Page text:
The years of 2008 to 2012 could best be subtitled “The cargo container years” or maybe “The years of extreme travel”. For it was in this period that I painted the illustrations and did the pencil sketches for “Grassfinches in Australia”. For all of you who are unaware of this book, I suggest you rush right out and buy one…..but of course you already have! Sadly it is now out of print, so treasure your copy!
In the old days doing a book was a guarantee of money, fame and glamour….but sadly this era had passed by the time I got to do my first book. So no glamour, lots of travel and with fading dreams of fame and wealth I set out to see every species and subspecies of grass-finch in Australia. It was a time I really enjoyed – well mostly!
This whole ‘doing a book thing’ started during a visit to see my mate Bill Cooper in far north Queensland. Bill had illustrated many books and when I visited him was working on “Fruits of the Rainforest” with his wife Wendy, a talented botanist. A stray comment about wanting to do a book resulted in a phone call to Bill’s publishing collaborator, Joe Forshaw. Joe was planning a new grass-finch book and was looking for an artist, and as Bill was tied up painting figs he suggested me.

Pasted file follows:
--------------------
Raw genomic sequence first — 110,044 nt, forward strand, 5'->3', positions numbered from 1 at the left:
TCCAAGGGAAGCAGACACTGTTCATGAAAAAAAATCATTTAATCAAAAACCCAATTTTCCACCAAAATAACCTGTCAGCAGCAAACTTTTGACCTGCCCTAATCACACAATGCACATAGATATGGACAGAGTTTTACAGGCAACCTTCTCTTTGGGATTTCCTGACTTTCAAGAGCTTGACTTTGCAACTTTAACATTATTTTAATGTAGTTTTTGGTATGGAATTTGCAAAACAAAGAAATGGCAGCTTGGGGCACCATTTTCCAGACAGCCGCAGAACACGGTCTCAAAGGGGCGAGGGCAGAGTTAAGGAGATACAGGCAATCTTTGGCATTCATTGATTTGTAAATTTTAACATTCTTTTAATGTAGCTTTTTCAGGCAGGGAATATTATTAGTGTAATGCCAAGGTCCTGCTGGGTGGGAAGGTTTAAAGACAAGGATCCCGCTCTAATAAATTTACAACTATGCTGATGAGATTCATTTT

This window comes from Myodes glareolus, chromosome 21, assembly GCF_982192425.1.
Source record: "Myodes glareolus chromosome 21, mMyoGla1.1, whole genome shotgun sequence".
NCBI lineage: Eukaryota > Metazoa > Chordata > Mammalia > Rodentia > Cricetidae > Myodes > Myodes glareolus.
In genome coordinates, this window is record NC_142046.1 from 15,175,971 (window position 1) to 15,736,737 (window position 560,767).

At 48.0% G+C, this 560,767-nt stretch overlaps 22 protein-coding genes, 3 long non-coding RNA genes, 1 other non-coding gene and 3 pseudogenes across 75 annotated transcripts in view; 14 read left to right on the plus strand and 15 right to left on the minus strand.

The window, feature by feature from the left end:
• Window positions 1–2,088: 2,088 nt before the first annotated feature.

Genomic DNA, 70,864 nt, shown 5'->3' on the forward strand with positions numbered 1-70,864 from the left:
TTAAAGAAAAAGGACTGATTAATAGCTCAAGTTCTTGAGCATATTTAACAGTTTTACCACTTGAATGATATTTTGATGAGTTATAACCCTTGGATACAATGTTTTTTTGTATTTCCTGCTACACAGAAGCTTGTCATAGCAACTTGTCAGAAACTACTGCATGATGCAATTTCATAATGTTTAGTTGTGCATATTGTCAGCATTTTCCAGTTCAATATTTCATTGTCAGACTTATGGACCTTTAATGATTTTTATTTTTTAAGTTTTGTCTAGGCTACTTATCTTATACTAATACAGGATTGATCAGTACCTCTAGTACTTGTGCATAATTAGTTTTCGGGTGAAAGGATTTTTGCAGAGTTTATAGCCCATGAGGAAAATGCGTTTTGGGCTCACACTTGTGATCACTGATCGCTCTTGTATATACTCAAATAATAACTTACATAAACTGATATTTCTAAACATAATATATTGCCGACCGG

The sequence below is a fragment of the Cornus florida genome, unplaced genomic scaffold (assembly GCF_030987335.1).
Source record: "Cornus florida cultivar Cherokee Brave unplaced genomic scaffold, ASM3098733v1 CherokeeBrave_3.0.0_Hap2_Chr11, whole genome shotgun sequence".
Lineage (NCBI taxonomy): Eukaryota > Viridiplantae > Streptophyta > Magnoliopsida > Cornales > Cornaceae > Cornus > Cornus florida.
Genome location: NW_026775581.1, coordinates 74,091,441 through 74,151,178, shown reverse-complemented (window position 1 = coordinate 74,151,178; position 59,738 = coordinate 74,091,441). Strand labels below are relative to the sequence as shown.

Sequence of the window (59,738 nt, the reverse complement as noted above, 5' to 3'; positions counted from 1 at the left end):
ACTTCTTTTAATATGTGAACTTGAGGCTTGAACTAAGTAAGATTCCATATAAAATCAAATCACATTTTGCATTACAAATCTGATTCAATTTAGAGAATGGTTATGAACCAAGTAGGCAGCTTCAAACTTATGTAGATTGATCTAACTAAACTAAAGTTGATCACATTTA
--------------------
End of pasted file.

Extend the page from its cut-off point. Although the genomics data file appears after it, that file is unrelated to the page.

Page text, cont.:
Starting in 2008 was a bit problematic on the studio front as I was building a house at the time and was making do with a cargo container as a studio. Anyone who has been in a similarly unfortunate position i.e. no air conditioning, limited ventilation and the extremes of Victorian weather, will understand how comfortable those years were. I positively looked forward to escaping to the desert or some other more climatically attractive locale to see the birds in the wild. Over those 4 years I travelled the length and breadth of Australia, tracking down every subspecies and species of grass-finch. I was then able to capture the general impression, size and shape (known as ‘GIZZ’ to the birding fraternity) of each bird and place them in the correct habitat. Nothing aggravates me more than seeing so-called bird artists who place desert birds up palm trees because it looks good. AARGH!! That is not artistic licence, that is just downright wrong!
All that travel, and all those sweaty days, months and years working in my cargo container paid off in the end when my work won the Whitley Award for Illustrated Zoology in 2013. However I still wouldn’t mind a bit of wealth, fame and glamour! Maybe next year?